Agencies

[Federal Register Volume 70, Number 146 (Monday, August 1, 2005)]
[Rules and Regulations]
[Pages 44063-44066]
From the Federal Register Online via the Government Printing Office [www.gpo.gov]
[FR Doc No: 05-15151]


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ENVIRONMENTAL PROTECTION AGENCY

40 CFR Part 300

[FRL-7947-1]


National Oil and Hazardous Substances Pollution Contingency Plan; 
National Priorities List

AGENCY: Environmental Protection Agency.

ACTION: Direct final notice of deletion of the Rhinehart Tire Fire Dump 
Superfund Site from the National Priorities List.

-----------------------------------------------------------------------

SUMMARY: The Environmental Protection Agency (EPA) Region III is 
publishing a direct final notice of deletion of the Rhinehart Tire Fire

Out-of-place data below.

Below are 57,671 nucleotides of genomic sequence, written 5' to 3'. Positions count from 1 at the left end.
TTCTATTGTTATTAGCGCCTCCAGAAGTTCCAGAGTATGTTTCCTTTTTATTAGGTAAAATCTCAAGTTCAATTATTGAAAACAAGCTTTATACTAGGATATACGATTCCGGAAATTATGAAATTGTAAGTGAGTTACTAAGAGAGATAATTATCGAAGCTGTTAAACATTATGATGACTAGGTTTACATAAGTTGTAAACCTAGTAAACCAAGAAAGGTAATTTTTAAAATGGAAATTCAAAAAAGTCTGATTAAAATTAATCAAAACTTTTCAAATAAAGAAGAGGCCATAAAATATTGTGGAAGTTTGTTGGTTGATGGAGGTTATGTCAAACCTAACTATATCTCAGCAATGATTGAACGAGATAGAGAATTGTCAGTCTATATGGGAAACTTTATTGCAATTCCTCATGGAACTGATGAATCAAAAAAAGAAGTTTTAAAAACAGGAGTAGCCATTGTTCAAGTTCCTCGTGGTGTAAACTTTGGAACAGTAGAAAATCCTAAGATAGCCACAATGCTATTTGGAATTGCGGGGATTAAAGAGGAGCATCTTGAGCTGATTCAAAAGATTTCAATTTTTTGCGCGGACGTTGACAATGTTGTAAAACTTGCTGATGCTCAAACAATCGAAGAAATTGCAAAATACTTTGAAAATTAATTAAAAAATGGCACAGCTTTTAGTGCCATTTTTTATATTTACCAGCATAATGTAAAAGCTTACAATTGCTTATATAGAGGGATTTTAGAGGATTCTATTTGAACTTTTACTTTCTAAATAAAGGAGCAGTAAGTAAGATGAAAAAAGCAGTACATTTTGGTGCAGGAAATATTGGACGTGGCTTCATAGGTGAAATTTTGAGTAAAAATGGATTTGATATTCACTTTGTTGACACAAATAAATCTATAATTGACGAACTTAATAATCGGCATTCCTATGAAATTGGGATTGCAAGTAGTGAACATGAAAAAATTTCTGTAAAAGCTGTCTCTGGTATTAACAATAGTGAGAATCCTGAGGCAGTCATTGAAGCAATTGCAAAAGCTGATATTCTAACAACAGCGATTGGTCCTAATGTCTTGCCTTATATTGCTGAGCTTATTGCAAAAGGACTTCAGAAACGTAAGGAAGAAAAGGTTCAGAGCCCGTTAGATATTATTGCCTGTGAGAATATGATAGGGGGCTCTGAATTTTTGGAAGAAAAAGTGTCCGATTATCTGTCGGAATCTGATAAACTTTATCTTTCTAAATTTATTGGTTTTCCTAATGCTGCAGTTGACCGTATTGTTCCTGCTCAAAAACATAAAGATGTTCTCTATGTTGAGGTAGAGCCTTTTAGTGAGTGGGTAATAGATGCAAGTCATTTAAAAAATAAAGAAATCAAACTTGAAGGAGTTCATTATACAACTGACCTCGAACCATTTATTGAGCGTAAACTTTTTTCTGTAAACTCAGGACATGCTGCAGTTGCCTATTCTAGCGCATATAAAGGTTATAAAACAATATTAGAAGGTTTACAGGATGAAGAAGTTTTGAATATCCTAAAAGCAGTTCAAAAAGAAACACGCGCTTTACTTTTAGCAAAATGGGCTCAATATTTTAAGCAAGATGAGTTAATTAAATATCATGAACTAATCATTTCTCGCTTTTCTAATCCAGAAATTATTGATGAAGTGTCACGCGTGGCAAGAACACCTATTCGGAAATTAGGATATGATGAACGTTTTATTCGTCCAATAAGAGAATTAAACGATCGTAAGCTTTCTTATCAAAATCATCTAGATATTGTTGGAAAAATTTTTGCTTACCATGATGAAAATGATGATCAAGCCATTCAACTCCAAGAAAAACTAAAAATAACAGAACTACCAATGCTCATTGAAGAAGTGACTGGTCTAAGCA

Dump Superfund Site (Site), located near Winchester (Frederick County), 
Virginia, from the National Priorities List (NPL).
    The NPL, promulgated pursuant to section 105 of the Comprehensive 
Environmental Response, Compensation, and Liability Act of 1980, as 
amended (CERCLA), is Appendix B of 40 CFR part 300, which is the 
National Oil and Hazardous Substances Pollution Contingency Plan (NCP). 
This direct final notice of deletion is being published by EPA with the 
concurrence of the Commonwealth of Virginia, through the Virginia 
Department of Environmental Quality (VDEQ), because EPA has determined 
that all appropriate response actions under CERCLA have been completed 
and, therefore, further remedial action pursuant to CERCLA is not 
appropriate.

DATES: This direct final deletion will be effective September 30, 2005, 
unless EPA receives adverse comments by August 31, 2005. If adverse 
comments are received, EPA will publish a timely withdrawal of the 
direct final deletion in the Federal Register informing the public that